Hey Y’all! It has been almost a year since I was last on this blog in Tanzania with Engineering World Health. I found blogging to be a really rewarding experience that allowed me to further appreciate my time in Tanzania and now allows me to look back at everything I did with more clarity. So now, I’ve decided to continue to blog for the summer of 2017. For this summer, I was lucky enough to be hired as the month 1 Lab TA/ month 2 On The Ground Coordinator for EWH in Nicaragua. This blog is not going to have great writing quality. It is mostly just a place for me to dump my thoughts and my pictures and might not even make any sense to anyone but me at some points. But I hope you enjoy! (Also, I’m probably going to write a few of these in just Spanish so if you want to read along google translate will work!)
So I guess I’m just going to dive right in…
Photos of Granada will come soon. I have been super busy this week, but I am hoping to have more time to just wander around and take pictures soon. When I first arrived there was a little bit of a culture shock. Driving into town from Managua, we were passing bunches of carts on the highway that were drawn by trotting horses. Upon arriving I realized that it is hot. Really hot. Like Texas and Tanzania both seem frigid by comparison. And finally, there was a festival for Saint Mary so people were setting off firecrackers “bombas” starting at 4 a.m. every day until around 10 p.m. But it is absolutely lovely here, I already feel at home. All of the houses are painted in different pastel colors and it is filled with beautiful churches. My homestay family the Mairenas are really, really awesome. Both the mother and daughter are named Adriana and the father and son are named Salvador. They have some great senses of humor and are helping me learn Spanish because only Salvador Jr. speaks English.
I typically eat 3 meals a day made by my homestay mom. “Gallo Pinto” which is rice and beans mixed together is a favorite here. Also, Nicaraguans really like corn. A lot. There is even corn moonshine. The only song we have learned in class so far is about corn. Here is a video of us trying food that is entirely made from corn…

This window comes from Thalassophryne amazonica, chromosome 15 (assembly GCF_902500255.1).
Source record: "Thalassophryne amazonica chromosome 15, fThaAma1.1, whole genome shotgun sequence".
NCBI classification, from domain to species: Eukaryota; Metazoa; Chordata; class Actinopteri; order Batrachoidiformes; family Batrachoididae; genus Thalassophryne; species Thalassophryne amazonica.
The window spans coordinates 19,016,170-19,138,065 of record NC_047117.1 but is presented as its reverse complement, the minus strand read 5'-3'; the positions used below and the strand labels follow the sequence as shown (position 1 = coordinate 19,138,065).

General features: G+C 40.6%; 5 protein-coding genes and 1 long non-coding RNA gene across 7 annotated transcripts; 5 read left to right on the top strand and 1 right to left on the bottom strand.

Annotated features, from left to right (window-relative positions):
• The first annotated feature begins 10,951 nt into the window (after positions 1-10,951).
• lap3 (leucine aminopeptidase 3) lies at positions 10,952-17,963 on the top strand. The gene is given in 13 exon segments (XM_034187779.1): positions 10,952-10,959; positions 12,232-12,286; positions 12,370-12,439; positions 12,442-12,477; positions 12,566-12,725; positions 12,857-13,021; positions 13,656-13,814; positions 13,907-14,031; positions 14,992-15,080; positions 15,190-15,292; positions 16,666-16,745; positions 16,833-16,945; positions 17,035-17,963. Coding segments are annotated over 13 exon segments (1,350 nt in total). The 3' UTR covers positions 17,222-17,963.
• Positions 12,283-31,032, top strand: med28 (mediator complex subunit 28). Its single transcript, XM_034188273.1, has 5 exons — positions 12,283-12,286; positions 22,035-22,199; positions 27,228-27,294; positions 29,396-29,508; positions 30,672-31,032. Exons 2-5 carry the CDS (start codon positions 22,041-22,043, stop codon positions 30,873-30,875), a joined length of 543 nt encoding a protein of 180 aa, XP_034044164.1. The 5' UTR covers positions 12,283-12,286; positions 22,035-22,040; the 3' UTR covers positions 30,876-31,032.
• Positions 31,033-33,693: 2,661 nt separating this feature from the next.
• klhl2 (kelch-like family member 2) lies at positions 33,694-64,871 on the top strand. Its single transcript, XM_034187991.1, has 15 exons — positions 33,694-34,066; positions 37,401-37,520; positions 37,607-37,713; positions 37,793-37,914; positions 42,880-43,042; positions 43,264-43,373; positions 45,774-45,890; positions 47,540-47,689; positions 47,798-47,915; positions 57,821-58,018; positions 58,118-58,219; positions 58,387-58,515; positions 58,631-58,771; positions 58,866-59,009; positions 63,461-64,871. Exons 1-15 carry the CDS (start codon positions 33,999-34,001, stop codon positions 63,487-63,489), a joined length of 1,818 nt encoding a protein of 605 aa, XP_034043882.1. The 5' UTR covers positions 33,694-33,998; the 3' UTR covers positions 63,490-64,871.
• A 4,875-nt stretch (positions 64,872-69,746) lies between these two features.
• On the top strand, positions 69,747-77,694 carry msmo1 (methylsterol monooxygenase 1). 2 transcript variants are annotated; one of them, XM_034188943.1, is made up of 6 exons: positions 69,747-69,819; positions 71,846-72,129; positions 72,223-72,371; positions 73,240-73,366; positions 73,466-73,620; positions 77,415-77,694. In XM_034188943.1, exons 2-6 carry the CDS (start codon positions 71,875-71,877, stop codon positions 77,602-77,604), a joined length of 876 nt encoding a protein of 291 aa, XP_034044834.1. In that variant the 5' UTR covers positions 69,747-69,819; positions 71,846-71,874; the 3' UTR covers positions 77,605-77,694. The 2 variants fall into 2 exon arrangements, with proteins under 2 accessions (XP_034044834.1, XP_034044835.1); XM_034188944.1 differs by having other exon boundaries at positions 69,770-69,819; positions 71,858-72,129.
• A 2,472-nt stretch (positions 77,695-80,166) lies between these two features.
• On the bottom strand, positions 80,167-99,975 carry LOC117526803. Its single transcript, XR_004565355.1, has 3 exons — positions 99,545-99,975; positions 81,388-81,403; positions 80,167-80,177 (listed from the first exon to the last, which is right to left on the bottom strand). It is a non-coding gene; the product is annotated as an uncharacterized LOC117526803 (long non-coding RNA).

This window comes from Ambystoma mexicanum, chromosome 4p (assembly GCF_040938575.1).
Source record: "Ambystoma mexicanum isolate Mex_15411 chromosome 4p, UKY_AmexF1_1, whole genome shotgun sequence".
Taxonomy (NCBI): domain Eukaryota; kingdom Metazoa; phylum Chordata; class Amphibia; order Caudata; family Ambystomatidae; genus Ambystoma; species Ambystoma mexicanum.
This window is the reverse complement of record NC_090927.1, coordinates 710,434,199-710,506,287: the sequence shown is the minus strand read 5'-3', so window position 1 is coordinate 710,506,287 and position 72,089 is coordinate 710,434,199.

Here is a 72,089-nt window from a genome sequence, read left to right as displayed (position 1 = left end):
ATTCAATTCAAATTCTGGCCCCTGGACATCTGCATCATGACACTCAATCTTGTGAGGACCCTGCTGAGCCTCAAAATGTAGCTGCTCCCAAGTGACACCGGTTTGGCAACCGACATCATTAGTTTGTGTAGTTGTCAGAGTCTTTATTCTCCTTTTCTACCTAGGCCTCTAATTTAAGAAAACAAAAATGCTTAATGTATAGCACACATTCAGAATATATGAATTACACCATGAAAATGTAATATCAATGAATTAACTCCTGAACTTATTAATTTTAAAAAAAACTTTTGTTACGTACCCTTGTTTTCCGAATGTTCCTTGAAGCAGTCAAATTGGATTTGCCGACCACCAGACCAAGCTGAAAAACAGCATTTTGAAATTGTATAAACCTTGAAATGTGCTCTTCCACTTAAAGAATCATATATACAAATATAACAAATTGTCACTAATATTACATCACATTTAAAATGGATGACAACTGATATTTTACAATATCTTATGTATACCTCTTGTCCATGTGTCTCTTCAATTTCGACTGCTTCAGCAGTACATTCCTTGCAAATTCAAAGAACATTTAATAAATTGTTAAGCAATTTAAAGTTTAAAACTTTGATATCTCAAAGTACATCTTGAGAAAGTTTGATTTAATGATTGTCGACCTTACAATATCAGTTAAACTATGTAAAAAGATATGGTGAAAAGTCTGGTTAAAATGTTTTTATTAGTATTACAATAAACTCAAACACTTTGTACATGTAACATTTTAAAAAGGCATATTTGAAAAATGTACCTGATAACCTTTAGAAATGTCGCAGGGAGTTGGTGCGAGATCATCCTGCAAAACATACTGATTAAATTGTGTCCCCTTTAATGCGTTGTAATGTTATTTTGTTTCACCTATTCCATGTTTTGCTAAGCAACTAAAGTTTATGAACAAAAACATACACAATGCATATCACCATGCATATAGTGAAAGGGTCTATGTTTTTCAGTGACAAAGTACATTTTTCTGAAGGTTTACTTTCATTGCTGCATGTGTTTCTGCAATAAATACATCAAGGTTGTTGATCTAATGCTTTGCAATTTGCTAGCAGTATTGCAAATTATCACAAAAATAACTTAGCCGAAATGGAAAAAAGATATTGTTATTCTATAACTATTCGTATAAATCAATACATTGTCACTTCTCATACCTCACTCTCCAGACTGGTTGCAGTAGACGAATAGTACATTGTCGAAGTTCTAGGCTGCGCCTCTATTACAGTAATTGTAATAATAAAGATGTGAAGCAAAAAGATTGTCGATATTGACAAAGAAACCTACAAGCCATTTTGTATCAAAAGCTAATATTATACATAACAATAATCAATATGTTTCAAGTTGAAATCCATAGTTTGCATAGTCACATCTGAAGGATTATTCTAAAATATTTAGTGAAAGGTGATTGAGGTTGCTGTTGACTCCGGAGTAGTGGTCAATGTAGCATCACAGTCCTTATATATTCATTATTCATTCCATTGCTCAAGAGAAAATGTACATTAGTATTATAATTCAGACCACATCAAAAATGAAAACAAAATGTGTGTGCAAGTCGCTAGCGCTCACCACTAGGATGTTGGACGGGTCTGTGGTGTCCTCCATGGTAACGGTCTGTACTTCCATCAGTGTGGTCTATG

Fried corn tortilla and gallo pinto
Sopa with lots of stuff in it.
For the first month of this summer, I will be in Granada taking Spanish classes and helping out with the developing world medical equipment repair classes by teaching the lab portion that involves engineering things like electronics, power supplies, troubleshooting, etc. Just like last summer, we go to hospitals on Fridays to prepare for the second month when participants will live near hospitals where they will work every weekday. This time, I am there to help explain the steps and procedures used when approaching a repair for a broken piece of equipment. Here are a few pictures from our visit to the MENSA offices where a lot of broken devices are sent.
-Whitney and Danni working on Microscopes. One had a burned out bulb and the other only needed to have its lenses cleaned-
Iyad (the professor) explaining how a centrifuge works to Tracy, Nico, Kevin, Mackenzie, Teja, and Hiba. This one was only missing motor-brushes.
Alyssa, Iyad, Tracy, Seth, and Mckenna discussing a malfunctioning autoclave.
Everybody. There is a ventilator to the right and some mobile X-ray machines in the back corner.
Lab pics to come soon, power supply lab is tomorrow 🙂
Just like last summer we have the weekends off. This weekend we went to…
Laguna de Apoyo. Legend says that all of these lakes in Nicaragua are connected because they are incredibly deep at the center.
Volcán Masaya. It is an active volcano. We could see bubbling magma at the center.
A ceramics school where everything is made in the original indigenous way with only natural products, colors, and a wood-fired oven.
And a day at laguna apoyo. Tried to swim to the bottom to test the theory, but only managed to get a sunburn.
Thanks for reading, more to come soon!